• Peer Study groups.  Getting together with four or five classmates periodically to share notes and discuss lessons can be an effective way to review for upcoming tests.  Each student might agree to summarize a different chapter or section, then share his or her notes with the entire group.  
    In addition to informal study groups, many teachers are
    grouping students together for projects and other cooperative learning activities.  For example, students in a government class studying  the judicial process might be assigned different topics to research and present during a mock trial.  To prepare, students would have to work together in and out of class. 
    One word of caution:  Make sure your study group focuses on the task at hand.  If you and other students spend more time socializing than working, your study time would be better spent another way.

  • Tutoring programs.  There's nothing wrong with asking for extra help....in fact, it's usually the sign of a conscientious student.
    If you're having trouble keeping up in a particular subject, or if you just think a little more review and instruction would be helpful, ask a teacher or guidance counselor if your school offers any tutoring programs.  Tutors might be other students your own age, older students from a nearby high school or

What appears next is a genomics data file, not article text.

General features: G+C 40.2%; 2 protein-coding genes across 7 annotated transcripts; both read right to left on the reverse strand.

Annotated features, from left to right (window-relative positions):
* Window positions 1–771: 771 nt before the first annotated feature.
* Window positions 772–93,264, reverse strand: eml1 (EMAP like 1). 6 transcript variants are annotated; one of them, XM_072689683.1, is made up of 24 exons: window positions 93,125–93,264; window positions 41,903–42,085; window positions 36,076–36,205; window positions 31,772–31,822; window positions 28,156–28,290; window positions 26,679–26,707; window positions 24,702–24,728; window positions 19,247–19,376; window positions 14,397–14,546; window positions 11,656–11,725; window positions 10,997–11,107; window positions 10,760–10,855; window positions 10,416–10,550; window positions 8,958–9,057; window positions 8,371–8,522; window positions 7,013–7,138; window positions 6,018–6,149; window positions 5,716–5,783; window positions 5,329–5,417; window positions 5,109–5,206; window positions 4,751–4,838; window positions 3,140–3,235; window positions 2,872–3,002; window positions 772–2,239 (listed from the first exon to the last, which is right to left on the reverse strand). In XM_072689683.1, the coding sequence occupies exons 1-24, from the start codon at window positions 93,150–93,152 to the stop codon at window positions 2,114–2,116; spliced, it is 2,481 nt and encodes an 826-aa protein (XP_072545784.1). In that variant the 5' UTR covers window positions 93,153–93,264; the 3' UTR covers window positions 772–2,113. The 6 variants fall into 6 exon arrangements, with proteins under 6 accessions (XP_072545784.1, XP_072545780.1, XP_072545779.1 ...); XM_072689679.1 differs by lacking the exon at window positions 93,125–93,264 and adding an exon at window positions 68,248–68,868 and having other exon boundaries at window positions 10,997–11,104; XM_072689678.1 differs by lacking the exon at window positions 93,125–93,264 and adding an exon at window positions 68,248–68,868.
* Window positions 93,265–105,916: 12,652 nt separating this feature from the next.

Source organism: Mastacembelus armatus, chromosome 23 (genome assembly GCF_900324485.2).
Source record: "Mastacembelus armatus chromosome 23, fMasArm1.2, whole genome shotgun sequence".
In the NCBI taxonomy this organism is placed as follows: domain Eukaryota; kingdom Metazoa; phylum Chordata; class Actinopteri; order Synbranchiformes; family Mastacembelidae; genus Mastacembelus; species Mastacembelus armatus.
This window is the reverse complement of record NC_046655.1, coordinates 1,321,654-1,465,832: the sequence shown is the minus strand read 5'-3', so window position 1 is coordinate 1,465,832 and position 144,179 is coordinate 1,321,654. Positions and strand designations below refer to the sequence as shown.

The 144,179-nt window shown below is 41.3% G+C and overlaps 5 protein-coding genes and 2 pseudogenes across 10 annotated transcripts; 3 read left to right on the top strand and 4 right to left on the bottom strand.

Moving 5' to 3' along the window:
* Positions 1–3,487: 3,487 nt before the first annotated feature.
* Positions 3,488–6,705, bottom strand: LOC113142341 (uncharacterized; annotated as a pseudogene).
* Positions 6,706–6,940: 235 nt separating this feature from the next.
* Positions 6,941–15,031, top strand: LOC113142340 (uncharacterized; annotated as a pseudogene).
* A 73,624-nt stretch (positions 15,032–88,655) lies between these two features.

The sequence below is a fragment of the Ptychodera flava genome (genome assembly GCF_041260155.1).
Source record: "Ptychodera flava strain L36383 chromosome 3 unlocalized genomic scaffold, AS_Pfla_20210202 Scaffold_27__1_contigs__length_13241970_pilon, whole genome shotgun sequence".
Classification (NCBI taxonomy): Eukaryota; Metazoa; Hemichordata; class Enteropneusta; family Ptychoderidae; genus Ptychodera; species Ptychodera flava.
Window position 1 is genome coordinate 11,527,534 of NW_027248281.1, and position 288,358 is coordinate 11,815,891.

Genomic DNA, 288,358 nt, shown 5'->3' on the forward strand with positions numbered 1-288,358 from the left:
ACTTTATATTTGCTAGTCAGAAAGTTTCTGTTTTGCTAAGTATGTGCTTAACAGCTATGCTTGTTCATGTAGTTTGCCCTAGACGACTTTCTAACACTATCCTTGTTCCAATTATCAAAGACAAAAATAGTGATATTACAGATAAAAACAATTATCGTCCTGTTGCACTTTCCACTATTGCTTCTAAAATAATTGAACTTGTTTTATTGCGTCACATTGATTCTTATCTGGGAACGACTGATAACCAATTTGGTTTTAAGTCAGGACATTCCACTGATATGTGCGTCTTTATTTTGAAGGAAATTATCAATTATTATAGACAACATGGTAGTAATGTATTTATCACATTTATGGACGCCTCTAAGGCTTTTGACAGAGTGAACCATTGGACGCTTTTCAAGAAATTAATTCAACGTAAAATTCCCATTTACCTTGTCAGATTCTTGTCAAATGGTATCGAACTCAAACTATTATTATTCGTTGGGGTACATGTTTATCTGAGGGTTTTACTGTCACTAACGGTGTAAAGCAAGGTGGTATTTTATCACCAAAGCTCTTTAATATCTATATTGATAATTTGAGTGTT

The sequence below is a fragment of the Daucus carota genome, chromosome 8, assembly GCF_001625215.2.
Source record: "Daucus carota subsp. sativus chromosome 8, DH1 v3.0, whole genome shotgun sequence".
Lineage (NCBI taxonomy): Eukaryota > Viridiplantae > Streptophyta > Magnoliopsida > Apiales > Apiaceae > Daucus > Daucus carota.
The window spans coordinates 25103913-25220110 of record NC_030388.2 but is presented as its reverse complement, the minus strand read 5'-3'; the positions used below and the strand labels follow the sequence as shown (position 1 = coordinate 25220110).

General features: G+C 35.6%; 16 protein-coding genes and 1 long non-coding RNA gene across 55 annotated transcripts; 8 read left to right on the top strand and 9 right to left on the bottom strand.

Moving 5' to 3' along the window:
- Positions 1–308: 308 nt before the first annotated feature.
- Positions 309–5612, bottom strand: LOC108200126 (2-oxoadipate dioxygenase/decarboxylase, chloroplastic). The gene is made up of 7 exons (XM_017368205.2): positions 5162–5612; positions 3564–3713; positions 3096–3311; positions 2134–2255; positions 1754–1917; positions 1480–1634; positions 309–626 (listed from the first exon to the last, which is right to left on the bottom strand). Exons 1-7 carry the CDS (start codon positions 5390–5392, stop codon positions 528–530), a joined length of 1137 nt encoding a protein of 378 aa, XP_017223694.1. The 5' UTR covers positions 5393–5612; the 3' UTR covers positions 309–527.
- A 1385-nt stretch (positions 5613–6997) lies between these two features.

university or adults and other community volunteers.  The programs usually are free and allow you to meet with your tutor regularly in one-on-one sessions. 

  • Community resources.  Local libraries, community colleges and universities can be a gold mine of study resources....often available at little or no cost.  Some libraries offer students free access to on-line computer information services and other valuable research materials.  Universities and colleges occasionally offer community workshops, speakers or seminars on a wide range of topics and academic areas.  You should be able to find out about upcoming events and services by calling the public information offices of any of these institutions.  

AASA

 


Improving Academic Achievement

By showing your interest in your child's learning and by holding high expectations for your child, you can develop attitudes that lead to school success.  Here are some way you can help your child do better on tests.  Make sure to encourage your child to:

  Study for several days before the test.  Kids need time to absorb information.
  Get plenty of sleep...and a good breakfast.